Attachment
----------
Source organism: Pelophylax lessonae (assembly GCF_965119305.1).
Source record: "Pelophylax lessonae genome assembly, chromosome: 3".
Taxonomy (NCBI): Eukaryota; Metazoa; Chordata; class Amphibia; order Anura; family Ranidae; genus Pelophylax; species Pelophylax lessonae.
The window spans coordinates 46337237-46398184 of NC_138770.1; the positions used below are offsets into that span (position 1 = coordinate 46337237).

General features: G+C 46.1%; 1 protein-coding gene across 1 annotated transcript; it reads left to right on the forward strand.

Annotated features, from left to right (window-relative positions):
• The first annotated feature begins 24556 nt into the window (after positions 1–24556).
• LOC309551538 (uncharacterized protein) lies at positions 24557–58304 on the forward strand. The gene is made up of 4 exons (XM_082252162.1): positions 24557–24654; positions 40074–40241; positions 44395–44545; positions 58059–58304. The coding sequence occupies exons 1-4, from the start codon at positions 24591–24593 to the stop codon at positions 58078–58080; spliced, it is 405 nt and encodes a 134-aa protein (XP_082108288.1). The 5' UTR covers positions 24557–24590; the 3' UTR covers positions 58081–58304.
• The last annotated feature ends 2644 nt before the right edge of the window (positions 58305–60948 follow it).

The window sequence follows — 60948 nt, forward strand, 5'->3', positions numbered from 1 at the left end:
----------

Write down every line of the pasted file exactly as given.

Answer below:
Source organism: Pelophylax lessonae (assembly GCF_965119305.1).
Source record: "Pelophylax lessonae genome assembly, chromosome: 3".
Taxonomy (NCBI): Eukaryota; Metazoa; Chordata; class Amphibia; order Anura; family Ranidae; genus Pelophylax; species Pelophylax lessonae.
The window spans coordinates 46337237-46398184 of NC_138770.1; the positions used below are offsets into that span (position 1 = coordinate 46337237).

General features: G+C 46.1%; 1 protein-coding gene across 1 annotated transcript; it reads left to right on the forward strand.

Annotated features, from left to right (window-relative positions):
• The first annotated feature begins 24556 nt into the window (after positions 1–24556).
• LOC309551538 (uncharacterized protein) lies at positions 24557–58304 on the forward strand. The gene is made up of 4 exons (XM_082252162.1): positions 24557–24654; positions 40074–40241; positions 44395–44545; positions 58059–58304. The coding sequence occupies exons 1-4, from the start codon at positions 24591–24593 to the stop codon at positions 58078–58080; spliced, it is 405 nt and encodes a 134-aa protein (XP_082108288.1). The 5' UTR covers positions 24557–24590; the 3' UTR covers positions 58081–58304.
• The last annotated feature ends 2644 nt before the right edge of the window (positions 58305–60948 follow it).

The window sequence follows — 60948 nt, forward strand, 5'->3', positions numbered from 1 at the left end: